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What is a Frozen Shoulder?

Frozen shoulder, also known as adhesive capsulitis, is a condition characterized by stiffness and pain in your shoulder joint. Signs and symptoms typically begin gradually, worsen over time and then resolve, usually within one to three years.

Your risk of developing frozen shoulder increases if you're recovering from a medical condition or procedure that prevents you from moving your arm — such as a stroke or a mastectomy.

A spinal cord injury (SCI) is damage to the spinal cord that causes temporary or permanent changes in its function. Symptoms may include loss of muscle function, sensation, or autonomic function in the parts of the body served by the spinal cord below the level of the injury. Injury can occur at any level of the spinal cord and can be complete injury, with a total loss of sensation and muscle function, or incomplete, meaning some nervous signals are able to travel past the injured area of the cord. Depending on the location and severity of damage, the symptoms vary, from numbness to paralysis to incontinence. Long term outcomes also ranges widely, from full recovery to permanent tetraplegia (also called quadriplegia) or paraplegia. Complications can include muscle atrophy, pressure sores, infections, and breathing problems.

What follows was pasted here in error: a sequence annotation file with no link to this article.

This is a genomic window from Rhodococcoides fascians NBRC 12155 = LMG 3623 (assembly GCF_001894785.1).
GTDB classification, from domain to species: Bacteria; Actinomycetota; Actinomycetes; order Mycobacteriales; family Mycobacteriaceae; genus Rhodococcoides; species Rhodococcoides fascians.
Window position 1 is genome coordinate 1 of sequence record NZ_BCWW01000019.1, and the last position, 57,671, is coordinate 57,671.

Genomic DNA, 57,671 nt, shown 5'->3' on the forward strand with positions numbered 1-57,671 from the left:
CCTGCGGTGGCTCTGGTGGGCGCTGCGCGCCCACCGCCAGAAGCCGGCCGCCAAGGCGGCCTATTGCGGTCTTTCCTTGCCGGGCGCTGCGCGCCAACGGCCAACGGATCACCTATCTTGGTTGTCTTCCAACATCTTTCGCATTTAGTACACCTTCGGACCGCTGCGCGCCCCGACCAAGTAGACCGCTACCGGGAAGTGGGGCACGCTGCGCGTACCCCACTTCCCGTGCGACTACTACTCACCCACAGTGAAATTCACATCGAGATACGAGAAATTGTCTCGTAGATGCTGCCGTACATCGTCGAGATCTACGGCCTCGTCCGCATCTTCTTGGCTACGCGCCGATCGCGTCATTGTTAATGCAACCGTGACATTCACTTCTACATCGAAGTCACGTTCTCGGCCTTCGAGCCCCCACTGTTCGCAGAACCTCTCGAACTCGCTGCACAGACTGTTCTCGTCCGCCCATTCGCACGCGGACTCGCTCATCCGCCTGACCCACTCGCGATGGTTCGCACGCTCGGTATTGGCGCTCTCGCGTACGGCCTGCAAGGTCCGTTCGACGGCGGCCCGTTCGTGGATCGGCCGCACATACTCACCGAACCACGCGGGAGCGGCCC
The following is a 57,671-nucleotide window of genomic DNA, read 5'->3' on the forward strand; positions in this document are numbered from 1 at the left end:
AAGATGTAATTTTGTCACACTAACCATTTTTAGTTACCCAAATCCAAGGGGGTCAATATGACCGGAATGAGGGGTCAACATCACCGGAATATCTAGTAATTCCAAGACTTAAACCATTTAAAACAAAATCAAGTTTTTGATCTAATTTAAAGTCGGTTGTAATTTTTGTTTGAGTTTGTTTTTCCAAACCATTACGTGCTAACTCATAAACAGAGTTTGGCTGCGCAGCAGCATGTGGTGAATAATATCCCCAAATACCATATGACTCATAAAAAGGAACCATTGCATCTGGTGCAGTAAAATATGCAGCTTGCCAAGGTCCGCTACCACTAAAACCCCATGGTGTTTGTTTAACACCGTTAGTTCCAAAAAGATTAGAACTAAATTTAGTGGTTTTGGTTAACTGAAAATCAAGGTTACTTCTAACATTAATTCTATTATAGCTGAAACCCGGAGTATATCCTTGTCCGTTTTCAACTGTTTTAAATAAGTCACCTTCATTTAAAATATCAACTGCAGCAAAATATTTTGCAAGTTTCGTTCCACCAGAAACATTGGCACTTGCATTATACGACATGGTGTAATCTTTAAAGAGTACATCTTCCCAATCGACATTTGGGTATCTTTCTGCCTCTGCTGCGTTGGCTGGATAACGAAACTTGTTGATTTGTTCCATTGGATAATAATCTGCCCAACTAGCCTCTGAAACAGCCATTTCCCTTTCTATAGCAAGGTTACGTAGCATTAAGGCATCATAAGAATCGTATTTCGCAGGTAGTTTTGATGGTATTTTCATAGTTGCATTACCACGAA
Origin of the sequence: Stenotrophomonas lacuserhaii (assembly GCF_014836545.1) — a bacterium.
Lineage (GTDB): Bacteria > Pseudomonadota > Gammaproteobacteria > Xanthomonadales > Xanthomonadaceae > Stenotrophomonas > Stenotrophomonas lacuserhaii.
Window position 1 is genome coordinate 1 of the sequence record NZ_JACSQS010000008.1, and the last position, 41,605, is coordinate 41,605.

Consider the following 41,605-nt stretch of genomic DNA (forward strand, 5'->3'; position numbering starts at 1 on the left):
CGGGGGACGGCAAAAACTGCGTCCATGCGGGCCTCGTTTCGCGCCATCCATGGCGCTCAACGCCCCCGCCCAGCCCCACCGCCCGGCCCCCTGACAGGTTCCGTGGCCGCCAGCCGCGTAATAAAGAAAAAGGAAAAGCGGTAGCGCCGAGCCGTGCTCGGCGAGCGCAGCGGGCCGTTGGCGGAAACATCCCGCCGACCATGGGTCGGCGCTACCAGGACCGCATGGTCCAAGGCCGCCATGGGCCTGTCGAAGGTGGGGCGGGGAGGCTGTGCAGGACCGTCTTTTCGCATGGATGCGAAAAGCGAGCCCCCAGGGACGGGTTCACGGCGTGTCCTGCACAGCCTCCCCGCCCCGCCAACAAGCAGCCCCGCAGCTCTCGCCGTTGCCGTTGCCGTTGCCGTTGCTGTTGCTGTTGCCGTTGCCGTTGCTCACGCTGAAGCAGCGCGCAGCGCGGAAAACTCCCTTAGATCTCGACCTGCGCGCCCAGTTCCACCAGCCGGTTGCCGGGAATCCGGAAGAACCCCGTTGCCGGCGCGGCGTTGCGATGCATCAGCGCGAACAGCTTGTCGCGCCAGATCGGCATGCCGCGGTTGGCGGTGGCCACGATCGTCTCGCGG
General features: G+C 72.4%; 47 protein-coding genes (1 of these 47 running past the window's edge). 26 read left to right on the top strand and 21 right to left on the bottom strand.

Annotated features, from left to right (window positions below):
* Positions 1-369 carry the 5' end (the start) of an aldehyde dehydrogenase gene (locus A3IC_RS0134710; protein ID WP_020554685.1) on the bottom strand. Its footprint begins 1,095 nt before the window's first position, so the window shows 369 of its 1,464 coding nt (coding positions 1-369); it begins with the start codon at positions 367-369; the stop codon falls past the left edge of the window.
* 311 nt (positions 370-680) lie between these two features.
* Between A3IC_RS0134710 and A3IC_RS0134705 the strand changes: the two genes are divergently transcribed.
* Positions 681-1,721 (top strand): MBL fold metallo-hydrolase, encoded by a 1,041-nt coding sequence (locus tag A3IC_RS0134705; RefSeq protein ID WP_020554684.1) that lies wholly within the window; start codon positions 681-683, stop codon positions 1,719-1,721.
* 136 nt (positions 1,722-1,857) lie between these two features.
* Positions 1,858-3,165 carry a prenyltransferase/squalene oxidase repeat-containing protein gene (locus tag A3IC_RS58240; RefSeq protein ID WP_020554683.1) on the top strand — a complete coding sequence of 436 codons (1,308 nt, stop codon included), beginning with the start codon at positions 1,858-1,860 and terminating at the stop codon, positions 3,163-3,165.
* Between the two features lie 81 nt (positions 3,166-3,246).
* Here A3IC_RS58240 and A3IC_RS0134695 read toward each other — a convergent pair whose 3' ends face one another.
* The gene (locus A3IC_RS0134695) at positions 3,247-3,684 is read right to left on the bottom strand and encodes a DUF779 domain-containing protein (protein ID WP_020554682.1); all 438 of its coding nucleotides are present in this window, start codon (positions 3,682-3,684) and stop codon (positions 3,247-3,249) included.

Periarthritis (frozen shoulder) is a condition that leads to pain and stiffness in and around the shoulder joint. With a frozen shoulder, the capsule of the humerus – which is a loose joint capsule over the shoulder – becomes thick, tight, and very difficult to move. Some doctors will refer to this as adhesive capsulitis since there could be adhesions in the joint and inflammation in the capsule.
If untreated, periarthritis or frozen shoulder can take as long as two or three years to go away, but with proper diagnosis and care, sufferers can ease the pain that comes with this condition